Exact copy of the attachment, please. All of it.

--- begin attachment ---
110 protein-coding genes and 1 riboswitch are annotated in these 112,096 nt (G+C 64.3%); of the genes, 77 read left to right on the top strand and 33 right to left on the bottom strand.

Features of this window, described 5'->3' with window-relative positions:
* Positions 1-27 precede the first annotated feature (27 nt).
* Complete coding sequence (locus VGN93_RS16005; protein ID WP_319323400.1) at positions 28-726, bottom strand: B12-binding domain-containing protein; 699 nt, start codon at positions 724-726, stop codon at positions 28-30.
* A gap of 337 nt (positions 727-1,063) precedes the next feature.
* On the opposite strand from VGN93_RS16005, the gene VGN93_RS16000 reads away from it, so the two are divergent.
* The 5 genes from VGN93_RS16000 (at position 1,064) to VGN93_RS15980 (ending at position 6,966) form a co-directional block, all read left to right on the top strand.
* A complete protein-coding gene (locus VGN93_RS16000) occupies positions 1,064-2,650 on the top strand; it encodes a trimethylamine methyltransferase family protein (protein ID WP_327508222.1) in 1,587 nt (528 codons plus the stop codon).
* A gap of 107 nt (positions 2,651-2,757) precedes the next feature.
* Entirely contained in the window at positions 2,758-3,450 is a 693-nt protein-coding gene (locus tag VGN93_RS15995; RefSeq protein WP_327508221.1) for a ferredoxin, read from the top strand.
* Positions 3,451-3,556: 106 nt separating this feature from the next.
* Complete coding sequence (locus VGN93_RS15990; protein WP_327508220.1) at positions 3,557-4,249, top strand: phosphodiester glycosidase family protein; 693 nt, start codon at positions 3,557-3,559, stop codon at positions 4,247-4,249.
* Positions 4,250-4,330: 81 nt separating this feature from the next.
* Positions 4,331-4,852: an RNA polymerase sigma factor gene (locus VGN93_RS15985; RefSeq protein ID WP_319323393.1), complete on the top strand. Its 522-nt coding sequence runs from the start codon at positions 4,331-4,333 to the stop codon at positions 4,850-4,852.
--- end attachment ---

110 protein-coding genes and 1 riboswitch are annotated in these 112,096 nt (G+C 64.3%); of the genes, 77 read left to right on the top strand and 33 right to left on the bottom strand.

Features of this window, described 5'->3' with window-relative positions:
* Positions 1-27 precede the first annotated feature (27 nt).
* Complete coding sequence (locus VGN93_RS16005; protein ID WP_319323400.1) at positions 28-726, bottom strand: B12-binding domain-containing protein; 699 nt, start codon at positions 724-726, stop codon at positions 28-30.
* A gap of 337 nt (positions 727-1,063) precedes the next feature.
* On the opposite strand from VGN93_RS16005, the gene VGN93_RS16000 reads away from it, so the two are divergent.
* The 5 genes from VGN93_RS16000 (at position 1,064) to VGN93_RS15980 (ending at position 6,966) form a co-directional block, all read left to right on the top strand.
* A complete protein-coding gene (locus VGN93_RS16000) occupies positions 1,064-2,650 on the top strand; it encodes a trimethylamine methyltransferase family protein (protein ID WP_327508222.1) in 1,587 nt (528 codons plus the stop codon).
* A gap of 107 nt (positions 2,651-2,757) precedes the next feature.
* Entirely contained in the window at positions 2,758-3,450 is a 693-nt protein-coding gene (locus tag VGN93_RS15995; RefSeq protein WP_327508221.1) for a ferredoxin, read from the top strand.
* Positions 3,451-3,556: 106 nt separating this feature from the next.
* Complete coding sequence (locus VGN93_RS15990; protein WP_327508220.1) at positions 3,557-4,249, top strand: phosphodiester glycosidase family protein; 693 nt, start codon at positions 3,557-3,559, stop codon at positions 4,247-4,249.
* Positions 4,250-4,330: 81 nt separating this feature from the next.
* Positions 4,331-4,852: an RNA polymerase sigma factor gene (locus VGN93_RS15985; RefSeq protein ID WP_319323393.1), complete on the top strand. Its 522-nt coding sequence runs from the start codon at positions 4,331-4,333 to the stop codon at positions 4,850-4,852.